Taylor Timmermans has been a personal trainer at the University of Ottawa for 4 years. Taylor prefers to work with older-aged clients. He explains that that he feels an added sense of accomplishment when he is able to help a client with limited mobility or pain overcome a physical challenge. He enjoys working with clients who may have larger than average barriers to help subsidize or eliminate their pain.
How does he help his clients reach their fitness goals? By doing what they want to do and avoiding what they don’t. In four years of working with clients, Taylor has tapped into a unique and lesser-used approach to training.
He says that he’s become more comfortable getting straight to the point and talking to clients about their specific, unique fitness goals. He doesn’t try to fit their goals into boxes such as “weight-loss” or “building muscle”, he works on exactly what they want or need to work on. He starts his training programs where the client wants to start.
If you’re a bit confused by this, considering that clients usually go to trainers for guidance, rest assured, Taylor does guide his clients. He guides them through plans and exercises, offering his expertise at every step of the way. However, the key to exercise adherence is intrinsic motivation. Identifying a source of intrinsic motivation means answering the simple but crucial question: “why?”. Why do you want to lose weight? Why did you sign up to work with a trainer etc. Taylor doesn’t force his clients to do things they don’t want to do, he finds what they like and he uses his knowledge to make the method lead to successful completion of the goal.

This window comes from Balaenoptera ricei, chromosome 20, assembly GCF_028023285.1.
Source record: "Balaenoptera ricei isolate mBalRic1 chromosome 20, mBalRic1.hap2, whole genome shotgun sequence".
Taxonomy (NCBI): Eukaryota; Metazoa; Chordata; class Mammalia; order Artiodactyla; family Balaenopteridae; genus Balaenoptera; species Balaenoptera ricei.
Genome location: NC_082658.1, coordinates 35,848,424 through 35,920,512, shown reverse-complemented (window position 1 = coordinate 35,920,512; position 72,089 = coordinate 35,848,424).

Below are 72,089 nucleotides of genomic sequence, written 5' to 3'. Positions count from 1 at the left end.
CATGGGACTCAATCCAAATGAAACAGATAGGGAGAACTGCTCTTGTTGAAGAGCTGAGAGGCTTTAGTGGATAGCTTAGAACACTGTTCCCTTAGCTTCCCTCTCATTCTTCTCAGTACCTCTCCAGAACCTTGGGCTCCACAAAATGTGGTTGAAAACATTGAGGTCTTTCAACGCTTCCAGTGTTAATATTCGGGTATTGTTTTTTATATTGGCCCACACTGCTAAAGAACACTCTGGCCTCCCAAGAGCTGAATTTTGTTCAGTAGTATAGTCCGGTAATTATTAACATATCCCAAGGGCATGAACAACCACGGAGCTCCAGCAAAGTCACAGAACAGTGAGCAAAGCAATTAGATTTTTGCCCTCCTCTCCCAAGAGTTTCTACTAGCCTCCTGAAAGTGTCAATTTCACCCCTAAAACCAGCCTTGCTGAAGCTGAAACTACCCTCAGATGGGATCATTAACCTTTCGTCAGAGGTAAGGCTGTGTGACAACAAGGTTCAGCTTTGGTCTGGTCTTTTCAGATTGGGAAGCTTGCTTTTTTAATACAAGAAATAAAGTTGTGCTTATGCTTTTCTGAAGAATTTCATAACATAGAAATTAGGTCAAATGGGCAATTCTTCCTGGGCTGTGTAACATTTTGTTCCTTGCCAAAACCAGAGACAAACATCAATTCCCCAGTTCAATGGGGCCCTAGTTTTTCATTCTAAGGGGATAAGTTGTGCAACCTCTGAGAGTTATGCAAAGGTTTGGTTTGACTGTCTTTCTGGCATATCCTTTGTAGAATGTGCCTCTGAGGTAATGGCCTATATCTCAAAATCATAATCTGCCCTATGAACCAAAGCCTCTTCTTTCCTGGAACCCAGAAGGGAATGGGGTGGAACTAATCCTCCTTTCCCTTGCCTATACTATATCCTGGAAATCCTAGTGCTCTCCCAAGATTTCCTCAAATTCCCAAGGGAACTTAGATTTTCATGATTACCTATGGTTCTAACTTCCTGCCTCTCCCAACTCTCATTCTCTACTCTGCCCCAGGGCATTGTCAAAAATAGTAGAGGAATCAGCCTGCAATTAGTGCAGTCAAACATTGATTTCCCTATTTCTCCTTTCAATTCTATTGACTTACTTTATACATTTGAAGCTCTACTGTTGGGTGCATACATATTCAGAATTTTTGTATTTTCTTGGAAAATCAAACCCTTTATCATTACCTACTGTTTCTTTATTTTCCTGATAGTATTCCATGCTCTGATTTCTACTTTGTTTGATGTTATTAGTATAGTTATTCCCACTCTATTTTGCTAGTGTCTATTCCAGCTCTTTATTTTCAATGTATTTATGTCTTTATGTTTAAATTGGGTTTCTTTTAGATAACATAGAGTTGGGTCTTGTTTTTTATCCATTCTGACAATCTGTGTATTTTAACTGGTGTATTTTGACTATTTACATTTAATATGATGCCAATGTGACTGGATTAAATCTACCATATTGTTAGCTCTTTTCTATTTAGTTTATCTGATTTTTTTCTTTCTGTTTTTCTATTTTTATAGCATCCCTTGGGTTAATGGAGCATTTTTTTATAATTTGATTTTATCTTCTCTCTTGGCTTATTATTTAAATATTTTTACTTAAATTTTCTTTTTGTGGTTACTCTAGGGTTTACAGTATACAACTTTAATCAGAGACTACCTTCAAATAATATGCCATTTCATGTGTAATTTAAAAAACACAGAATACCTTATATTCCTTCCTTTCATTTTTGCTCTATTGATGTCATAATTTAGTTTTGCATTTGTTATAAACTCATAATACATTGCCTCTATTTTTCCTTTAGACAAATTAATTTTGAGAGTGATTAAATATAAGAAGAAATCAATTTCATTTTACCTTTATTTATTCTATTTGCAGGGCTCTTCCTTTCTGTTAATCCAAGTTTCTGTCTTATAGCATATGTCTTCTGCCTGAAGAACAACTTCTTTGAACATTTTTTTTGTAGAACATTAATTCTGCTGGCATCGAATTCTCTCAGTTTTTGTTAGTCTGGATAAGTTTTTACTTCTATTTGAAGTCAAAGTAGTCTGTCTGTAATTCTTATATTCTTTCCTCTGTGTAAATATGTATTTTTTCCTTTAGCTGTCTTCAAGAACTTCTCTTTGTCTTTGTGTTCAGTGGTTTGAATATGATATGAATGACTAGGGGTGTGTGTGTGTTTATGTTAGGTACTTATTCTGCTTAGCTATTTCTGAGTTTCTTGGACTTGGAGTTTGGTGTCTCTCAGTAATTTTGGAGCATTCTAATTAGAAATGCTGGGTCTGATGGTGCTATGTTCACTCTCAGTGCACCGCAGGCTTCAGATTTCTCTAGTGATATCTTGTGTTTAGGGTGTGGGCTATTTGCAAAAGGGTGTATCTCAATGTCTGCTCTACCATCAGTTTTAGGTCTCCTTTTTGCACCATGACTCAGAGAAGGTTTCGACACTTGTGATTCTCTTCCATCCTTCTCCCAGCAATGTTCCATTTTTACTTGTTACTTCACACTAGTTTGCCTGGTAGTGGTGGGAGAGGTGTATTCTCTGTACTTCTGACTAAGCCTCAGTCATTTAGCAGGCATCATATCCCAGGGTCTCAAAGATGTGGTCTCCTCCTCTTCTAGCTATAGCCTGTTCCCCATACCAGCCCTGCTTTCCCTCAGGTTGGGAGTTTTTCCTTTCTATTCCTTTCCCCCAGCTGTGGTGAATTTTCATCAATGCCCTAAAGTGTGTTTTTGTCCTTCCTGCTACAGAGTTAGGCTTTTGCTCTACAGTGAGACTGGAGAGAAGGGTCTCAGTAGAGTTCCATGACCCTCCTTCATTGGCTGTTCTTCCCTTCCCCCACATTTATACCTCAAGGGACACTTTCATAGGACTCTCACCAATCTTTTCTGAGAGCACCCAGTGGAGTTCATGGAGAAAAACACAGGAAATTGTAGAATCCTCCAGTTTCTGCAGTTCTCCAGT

And successful he has been! Taylor speaks proudly about helping an overweight client get rid of their hypertension without doing any traditional “cardio” work. His client explicitly disliked cardio and so Taylor introduced him to powerlifting. Through the manipulation of sets, weight, reps and good old hard work, this client was able to lose weight, decrease their blood pressure and improve their overall health. Would he have been this successful if Taylor had forced him to run on a treadmill? More likely, the outcome would have been numerous cancelled training sessions.
He explains that while he initially created very “cookie-cutter” client programs, he has learned that keeping the client’s interest is key to helping them succeed. He is no longer worried about sticking to the scheduled length of a one-hour session or following a rigid program but focuses instead on what is in the best interest of the client.
If you would like to work with Taylor or one of our other unique and talented trainers, check out our website, meet our team and reach out to us today. PS: If you register between now and November 17th, you could save up to 15% off of your sessions.